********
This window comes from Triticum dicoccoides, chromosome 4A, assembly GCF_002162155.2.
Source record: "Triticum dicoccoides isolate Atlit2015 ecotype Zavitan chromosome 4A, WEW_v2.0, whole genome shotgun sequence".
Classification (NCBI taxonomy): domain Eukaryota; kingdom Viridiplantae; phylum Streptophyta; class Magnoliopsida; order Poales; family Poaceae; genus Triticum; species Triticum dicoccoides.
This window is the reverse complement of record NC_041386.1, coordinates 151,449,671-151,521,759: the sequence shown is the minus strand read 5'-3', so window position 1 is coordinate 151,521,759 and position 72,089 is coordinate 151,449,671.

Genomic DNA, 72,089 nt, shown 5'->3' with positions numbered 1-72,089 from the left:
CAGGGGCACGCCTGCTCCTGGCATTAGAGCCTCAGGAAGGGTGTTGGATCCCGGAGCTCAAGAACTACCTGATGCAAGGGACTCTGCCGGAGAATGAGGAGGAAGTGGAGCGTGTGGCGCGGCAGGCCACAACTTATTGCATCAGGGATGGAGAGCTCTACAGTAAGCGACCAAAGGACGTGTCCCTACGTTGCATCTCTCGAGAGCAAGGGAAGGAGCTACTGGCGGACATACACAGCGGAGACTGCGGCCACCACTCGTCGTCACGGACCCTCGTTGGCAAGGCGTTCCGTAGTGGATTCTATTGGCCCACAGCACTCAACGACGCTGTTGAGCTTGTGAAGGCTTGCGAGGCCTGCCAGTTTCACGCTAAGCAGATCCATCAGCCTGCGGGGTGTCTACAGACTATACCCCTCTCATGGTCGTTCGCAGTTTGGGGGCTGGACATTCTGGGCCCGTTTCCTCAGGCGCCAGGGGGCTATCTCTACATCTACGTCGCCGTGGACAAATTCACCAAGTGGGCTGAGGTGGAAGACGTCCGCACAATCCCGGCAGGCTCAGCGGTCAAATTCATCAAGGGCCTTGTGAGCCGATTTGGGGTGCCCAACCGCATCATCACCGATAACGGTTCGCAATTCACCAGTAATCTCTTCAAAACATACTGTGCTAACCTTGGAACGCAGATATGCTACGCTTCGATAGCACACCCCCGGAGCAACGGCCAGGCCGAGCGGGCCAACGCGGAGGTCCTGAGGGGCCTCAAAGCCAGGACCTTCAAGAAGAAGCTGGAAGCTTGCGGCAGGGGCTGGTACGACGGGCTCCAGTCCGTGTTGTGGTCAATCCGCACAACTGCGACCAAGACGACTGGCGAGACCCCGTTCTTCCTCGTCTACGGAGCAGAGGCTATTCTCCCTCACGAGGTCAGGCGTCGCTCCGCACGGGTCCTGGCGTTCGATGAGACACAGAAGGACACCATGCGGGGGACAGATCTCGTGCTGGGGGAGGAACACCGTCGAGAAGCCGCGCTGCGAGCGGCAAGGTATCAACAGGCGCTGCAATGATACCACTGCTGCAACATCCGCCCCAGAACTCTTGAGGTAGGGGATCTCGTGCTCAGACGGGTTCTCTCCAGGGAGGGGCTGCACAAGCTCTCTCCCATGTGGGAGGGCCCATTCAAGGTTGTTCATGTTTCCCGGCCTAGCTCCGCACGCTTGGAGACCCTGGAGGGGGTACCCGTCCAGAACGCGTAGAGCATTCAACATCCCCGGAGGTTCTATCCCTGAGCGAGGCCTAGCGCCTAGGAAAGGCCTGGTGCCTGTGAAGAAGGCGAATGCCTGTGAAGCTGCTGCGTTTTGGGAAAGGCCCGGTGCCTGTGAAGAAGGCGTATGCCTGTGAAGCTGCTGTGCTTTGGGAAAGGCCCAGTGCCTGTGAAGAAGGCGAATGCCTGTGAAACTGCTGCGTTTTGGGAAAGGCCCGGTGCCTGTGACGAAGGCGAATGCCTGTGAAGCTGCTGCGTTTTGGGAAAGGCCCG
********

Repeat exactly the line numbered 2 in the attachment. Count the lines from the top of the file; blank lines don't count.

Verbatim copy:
Source record: "Triticum dicoccoides isolate Atlit2015 ecotype Zavitan chromosome 4A, WEW_v2.0, whole genome shotgun sequence".